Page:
Friday, June 15, 2007

What Portland COULD Look Like...

...if our state and local governments were like those in much of the rest of the country, is graphically detailed in this photo essay of downtown Gary, Indiana. I'll pull a couple of the best ones to reprint here:

[that's Gary's Union Station. And you thought ours looked a little hobo-ish!]

[...guess the urban renewal district expired on that block.]

[if you can believe it, this is the REHABBED section of town. But according to the blogger, not a single business is open along that strip. Not one.]

[the bustling crossroads of Gary, gateway to oblivion.]

Gary is basically the southernmost point of the Chicagoland area, and as such you'd think it might conceivably become a useful exurb, where folks might go to escape the high prices of the central city. It used to be a full-fledged standalone city, relying on steel mills to provide lots of solid blue-collar jobs. Obviously, the withdrawal of those mills has left a nasty shell behind, and the city has been unable to truly recover.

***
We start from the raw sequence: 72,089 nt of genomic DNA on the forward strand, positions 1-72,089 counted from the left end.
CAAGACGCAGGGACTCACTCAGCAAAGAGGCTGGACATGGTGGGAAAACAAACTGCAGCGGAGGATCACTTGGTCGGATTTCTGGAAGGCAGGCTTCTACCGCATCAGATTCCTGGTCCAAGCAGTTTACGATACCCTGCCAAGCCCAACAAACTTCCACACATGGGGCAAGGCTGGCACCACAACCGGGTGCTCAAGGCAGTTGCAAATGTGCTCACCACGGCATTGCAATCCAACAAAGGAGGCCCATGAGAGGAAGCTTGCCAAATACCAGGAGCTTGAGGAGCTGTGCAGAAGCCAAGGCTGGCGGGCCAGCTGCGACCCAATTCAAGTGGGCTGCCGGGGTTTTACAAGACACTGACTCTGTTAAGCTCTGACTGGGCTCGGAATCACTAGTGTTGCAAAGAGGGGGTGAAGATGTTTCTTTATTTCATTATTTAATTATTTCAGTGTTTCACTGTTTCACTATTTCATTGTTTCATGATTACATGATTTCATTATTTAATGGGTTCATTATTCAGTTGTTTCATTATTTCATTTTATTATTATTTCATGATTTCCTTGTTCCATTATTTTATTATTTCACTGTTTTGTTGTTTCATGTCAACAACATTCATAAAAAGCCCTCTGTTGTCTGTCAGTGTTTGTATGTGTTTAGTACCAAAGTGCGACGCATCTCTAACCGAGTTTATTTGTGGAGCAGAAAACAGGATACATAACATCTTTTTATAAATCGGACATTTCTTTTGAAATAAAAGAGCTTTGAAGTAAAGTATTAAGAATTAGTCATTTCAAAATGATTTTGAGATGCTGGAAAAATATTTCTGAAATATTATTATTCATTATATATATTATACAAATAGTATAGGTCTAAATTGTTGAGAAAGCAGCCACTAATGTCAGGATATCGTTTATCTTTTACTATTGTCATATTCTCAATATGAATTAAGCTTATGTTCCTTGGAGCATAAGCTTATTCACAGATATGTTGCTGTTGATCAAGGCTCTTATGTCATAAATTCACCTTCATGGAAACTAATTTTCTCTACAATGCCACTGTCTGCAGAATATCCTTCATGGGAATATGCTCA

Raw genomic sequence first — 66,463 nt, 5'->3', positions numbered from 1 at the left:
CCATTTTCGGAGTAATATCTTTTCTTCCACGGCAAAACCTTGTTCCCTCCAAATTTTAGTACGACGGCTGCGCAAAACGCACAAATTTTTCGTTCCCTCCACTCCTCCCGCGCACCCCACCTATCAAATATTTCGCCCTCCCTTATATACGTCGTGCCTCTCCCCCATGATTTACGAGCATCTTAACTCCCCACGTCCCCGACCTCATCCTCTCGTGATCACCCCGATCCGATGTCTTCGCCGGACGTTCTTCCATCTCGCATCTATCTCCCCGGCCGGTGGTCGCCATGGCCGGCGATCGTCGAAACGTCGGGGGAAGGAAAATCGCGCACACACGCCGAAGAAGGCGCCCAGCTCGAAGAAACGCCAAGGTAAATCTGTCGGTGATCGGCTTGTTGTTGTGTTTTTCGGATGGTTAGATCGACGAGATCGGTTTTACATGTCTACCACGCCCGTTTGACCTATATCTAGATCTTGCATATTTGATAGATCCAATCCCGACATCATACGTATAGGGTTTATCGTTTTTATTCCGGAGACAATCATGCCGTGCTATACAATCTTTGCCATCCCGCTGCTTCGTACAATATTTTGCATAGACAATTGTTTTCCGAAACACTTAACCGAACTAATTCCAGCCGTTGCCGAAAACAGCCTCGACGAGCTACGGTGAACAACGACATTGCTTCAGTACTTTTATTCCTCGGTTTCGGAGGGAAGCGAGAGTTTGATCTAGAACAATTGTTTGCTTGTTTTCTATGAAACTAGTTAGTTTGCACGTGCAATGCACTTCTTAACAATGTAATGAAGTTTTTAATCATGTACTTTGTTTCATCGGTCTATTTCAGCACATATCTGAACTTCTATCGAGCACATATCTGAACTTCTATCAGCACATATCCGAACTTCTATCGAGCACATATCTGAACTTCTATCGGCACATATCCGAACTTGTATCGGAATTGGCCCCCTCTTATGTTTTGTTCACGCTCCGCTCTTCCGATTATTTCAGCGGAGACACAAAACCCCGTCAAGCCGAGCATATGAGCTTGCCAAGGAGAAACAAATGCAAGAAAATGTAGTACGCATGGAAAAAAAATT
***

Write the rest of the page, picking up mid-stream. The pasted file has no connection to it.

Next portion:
You can't directly compare the two cities; while Oregon also abruptly lost its major 20th century industry niche (timber in our case), the effect on Portland was essentially an indirect one. Gary appears to have been hit squarely in the jaw when Big Steel left town. Further, Portland is THE city of Oregon, whereas Gary is an afterthought next to Chicago. Still, it's absolutely true that 35 years ago Portland's central city didn't look tremendously different in places, particularly along Harbor Drive and in the Pearl. The difference is that Portland's leaders of the day didn't throw up their hands and just let the decay continue apace--they rolled up their sleeves and pretty much saved the city, because they believed it could and SHOULD be saved.

Don't ever take our city's health and beauty for granted. I bet Gary would take our homeless population gladly, if they could have the rest of what we have along with it.

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